With no Florida campaigns in his future, President Obama shook the hand of Cuban President Raul Castro Ruz at the Nelson Mandela memorial service on Tuesday morning, setting off an entirely predictable response.

The gesture came as Obama took his seat in the VIP section of FNB Stadium. As he climbed the stairs into the area, Castro appeared to be the first person he encountered, as you can see in the animation at right. Obama tried to move on, but Castro kept talking. Finally, the two disengaged, allowing Obama the chance to embrace Brazil's Dilma Rousseff — an only slightly less fraught interaction, given reports of NSA spying in that country.

But the handshake with Cuba's Castro! The immediate response was as expected.

But was there more to it? Was it yet another bow, of the sort Obama has been using since his first days as president to show that he doesn't respect America? (No; as West Wing Report notes, Obama is substantially taller than Castro.)

Was it a "sign of something more"? (Who knows.)

Update, 2:15 p.m.: Was it like Neville Chamberlain appeasing Hitler? (Sen. John McCain apparently thinks so.)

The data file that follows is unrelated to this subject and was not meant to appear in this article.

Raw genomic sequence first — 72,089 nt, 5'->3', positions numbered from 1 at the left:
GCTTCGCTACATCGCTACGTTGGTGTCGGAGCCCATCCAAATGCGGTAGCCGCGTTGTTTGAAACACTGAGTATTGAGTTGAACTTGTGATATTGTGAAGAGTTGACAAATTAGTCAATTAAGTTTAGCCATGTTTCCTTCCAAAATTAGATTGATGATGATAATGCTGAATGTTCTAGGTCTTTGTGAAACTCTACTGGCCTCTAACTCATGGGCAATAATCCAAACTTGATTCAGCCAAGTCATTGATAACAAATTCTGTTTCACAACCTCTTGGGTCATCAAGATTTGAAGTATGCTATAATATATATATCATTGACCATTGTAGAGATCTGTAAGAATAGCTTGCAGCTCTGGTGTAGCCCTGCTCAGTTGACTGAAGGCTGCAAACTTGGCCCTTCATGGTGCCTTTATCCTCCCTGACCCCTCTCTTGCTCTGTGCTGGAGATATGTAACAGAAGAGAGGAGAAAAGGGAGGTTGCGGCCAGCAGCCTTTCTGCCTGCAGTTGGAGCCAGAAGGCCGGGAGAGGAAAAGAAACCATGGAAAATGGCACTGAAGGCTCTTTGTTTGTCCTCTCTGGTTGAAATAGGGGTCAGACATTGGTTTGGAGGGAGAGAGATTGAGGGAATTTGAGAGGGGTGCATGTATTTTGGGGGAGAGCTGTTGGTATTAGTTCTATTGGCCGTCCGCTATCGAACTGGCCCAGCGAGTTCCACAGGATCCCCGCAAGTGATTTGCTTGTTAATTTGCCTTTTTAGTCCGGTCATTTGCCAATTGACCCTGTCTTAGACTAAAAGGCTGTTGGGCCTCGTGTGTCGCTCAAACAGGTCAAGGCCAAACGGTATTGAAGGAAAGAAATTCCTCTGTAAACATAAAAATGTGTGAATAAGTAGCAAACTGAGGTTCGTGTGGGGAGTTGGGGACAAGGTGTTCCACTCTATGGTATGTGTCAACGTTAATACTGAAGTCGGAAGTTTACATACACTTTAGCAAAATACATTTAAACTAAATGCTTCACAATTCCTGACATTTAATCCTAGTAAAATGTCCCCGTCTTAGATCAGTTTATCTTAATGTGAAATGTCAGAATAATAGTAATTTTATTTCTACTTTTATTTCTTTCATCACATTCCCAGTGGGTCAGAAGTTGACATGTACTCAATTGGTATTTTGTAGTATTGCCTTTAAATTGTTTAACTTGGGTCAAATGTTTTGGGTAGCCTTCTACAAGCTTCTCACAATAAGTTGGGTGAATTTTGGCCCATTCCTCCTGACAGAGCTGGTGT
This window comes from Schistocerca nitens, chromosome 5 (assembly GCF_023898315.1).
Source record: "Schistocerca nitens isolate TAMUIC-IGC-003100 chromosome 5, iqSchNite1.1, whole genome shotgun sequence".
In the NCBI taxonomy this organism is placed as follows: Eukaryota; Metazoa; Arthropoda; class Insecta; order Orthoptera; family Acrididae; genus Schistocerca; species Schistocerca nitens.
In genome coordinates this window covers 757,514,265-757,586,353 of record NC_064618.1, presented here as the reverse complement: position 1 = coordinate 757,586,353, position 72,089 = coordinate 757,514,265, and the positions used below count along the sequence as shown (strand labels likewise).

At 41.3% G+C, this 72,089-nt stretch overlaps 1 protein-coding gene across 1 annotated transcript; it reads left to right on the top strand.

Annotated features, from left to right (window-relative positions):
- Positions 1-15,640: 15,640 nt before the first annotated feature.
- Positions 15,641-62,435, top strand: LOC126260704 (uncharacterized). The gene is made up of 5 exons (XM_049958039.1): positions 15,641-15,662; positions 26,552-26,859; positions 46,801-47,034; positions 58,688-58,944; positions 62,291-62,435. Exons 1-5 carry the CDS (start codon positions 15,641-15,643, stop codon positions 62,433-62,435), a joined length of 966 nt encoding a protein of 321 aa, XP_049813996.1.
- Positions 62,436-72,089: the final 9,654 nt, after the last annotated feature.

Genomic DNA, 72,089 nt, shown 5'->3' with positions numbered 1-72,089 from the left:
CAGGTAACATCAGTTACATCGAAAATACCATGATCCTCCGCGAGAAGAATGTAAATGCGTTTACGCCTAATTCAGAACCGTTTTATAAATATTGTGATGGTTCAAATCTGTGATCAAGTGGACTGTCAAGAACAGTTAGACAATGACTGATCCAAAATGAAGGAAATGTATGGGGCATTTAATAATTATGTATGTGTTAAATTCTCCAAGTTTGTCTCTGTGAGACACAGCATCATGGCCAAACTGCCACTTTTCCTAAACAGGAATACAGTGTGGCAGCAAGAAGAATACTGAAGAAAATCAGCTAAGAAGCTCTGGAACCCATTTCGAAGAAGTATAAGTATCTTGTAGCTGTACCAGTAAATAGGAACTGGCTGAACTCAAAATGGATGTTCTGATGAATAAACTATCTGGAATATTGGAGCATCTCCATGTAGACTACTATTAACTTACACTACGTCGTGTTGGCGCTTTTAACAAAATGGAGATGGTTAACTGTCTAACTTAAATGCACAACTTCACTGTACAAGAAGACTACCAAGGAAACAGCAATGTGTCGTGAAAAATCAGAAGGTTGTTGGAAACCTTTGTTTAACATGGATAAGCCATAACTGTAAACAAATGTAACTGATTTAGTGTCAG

Update, 3:00 p.m.: Was it an opportunity for the conservative site Twitchy.com to do its standard here-are-mean-tweets thing? (Yes, of course.)

Was it an opportunity to make jokes? (Yes.)

CNN's Chris Cuomo had one of the more rational interpretations, attributing it to the spirit of "forgiveness and reconciliation" that defined Mandela and the day. (CNN.com went with "brief but important handshake.")

Not to mention that this is hardly a new phenomenon. In 1972, deep in the Cold War, President Nixon traveled to China, meeting and shaking hands with Mao Zedong. Obama isn't even the first president to shake hands with a Castro. In 2000, President Clinton shook hands with Fidel Castro after a U.N. luncheon in New York City.

A far more interesting question: what is the significance of the gesture Obama is employing near Castro in this photo? We welcome your knee-jerk speculation.